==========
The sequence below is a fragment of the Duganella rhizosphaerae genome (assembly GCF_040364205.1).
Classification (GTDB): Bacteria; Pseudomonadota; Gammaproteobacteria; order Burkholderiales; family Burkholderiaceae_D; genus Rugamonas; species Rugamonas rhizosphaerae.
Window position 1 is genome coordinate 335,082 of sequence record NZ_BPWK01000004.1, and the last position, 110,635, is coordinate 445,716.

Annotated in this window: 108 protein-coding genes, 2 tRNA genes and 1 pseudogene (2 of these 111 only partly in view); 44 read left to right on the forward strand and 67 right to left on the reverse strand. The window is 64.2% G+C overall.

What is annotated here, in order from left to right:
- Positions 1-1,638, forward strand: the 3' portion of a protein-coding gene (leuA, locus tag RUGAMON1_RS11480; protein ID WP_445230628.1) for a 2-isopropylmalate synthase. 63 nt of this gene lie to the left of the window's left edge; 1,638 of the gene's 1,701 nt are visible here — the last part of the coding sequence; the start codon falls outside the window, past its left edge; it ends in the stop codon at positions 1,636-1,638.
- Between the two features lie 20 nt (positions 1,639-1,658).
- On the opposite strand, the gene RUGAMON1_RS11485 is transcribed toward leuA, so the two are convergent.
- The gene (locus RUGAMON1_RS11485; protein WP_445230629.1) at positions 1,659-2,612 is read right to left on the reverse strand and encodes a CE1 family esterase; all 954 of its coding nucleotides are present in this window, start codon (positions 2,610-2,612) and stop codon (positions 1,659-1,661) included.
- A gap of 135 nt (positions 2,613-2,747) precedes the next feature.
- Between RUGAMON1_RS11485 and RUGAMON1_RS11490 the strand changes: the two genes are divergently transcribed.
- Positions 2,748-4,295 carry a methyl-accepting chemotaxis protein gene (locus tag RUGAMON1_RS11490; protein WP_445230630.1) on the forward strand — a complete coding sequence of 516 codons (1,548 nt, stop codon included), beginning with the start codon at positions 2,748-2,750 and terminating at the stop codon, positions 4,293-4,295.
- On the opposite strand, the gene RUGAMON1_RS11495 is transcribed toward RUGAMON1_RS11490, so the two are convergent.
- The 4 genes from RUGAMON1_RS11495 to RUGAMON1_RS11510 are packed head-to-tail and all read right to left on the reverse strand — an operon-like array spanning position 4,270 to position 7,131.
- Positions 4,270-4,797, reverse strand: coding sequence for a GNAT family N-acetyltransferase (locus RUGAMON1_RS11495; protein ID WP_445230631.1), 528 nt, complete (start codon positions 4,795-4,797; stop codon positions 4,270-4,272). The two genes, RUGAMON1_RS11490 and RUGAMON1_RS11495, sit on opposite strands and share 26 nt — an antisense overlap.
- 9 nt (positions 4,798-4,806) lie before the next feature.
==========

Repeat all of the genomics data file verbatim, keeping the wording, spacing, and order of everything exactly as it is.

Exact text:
The sequence below is a fragment of the Duganella rhizosphaerae genome (assembly GCF_040364205.1).
Classification (GTDB): Bacteria; Pseudomonadota; Gammaproteobacteria; order Burkholderiales; family Burkholderiaceae_D; genus Rugamonas; species Rugamonas rhizosphaerae.
Window position 1 is genome coordinate 335,082 of sequence record NZ_BPWK01000004.1, and the last position, 110,635, is coordinate 445,716.

Annotated in this window: 108 protein-coding genes, 2 tRNA genes and 1 pseudogene (2 of these 111 only partly in view); 44 read left to right on the forward strand and 67 right to left on the reverse strand. The window is 64.2% G+C overall.

What is annotated here, in order from left to right:
- Positions 1-1,638, forward strand: the 3' portion of a protein-coding gene (leuA, locus tag RUGAMON1_RS11480; protein ID WP_445230628.1) for a 2-isopropylmalate synthase. 63 nt of this gene lie to the left of the window's left edge; 1,638 of the gene's 1,701 nt are visible here — the last part of the coding sequence; the start codon falls outside the window, past its left edge; it ends in the stop codon at positions 1,636-1,638.
- Between the two features lie 20 nt (positions 1,639-1,658).
- On the opposite strand, the gene RUGAMON1_RS11485 is transcribed toward leuA, so the two are convergent.
- The gene (locus RUGAMON1_RS11485; protein WP_445230629.1) at positions 1,659-2,612 is read right to left on the reverse strand and encodes a CE1 family esterase; all 954 of its coding nucleotides are present in this window, start codon (positions 2,610-2,612) and stop codon (positions 1,659-1,661) included.
- A gap of 135 nt (positions 2,613-2,747) precedes the next feature.
- Between RUGAMON1_RS11485 and RUGAMON1_RS11490 the strand changes: the two genes are divergently transcribed.
- Positions 2,748-4,295 carry a methyl-accepting chemotaxis protein gene (locus tag RUGAMON1_RS11490; protein WP_445230630.1) on the forward strand — a complete coding sequence of 516 codons (1,548 nt, stop codon included), beginning with the start codon at positions 2,748-2,750 and terminating at the stop codon, positions 4,293-4,295.
- On the opposite strand, the gene RUGAMON1_RS11495 is transcribed toward RUGAMON1_RS11490, so the two are convergent.
- The 4 genes from RUGAMON1_RS11495 to RUGAMON1_RS11510 are packed head-to-tail and all read right to left on the reverse strand — an operon-like array spanning position 4,270 to position 7,131.
- Positions 4,270-4,797, reverse strand: coding sequence for a GNAT family N-acetyltransferase (locus RUGAMON1_RS11495; protein ID WP_445230631.1), 528 nt, complete (start codon positions 4,795-4,797; stop codon positions 4,270-4,272). The two genes, RUGAMON1_RS11490 and RUGAMON1_RS11495, sit on opposite strands and share 26 nt — an antisense overlap.
- 9 nt (positions 4,798-4,806) lie before the next feature.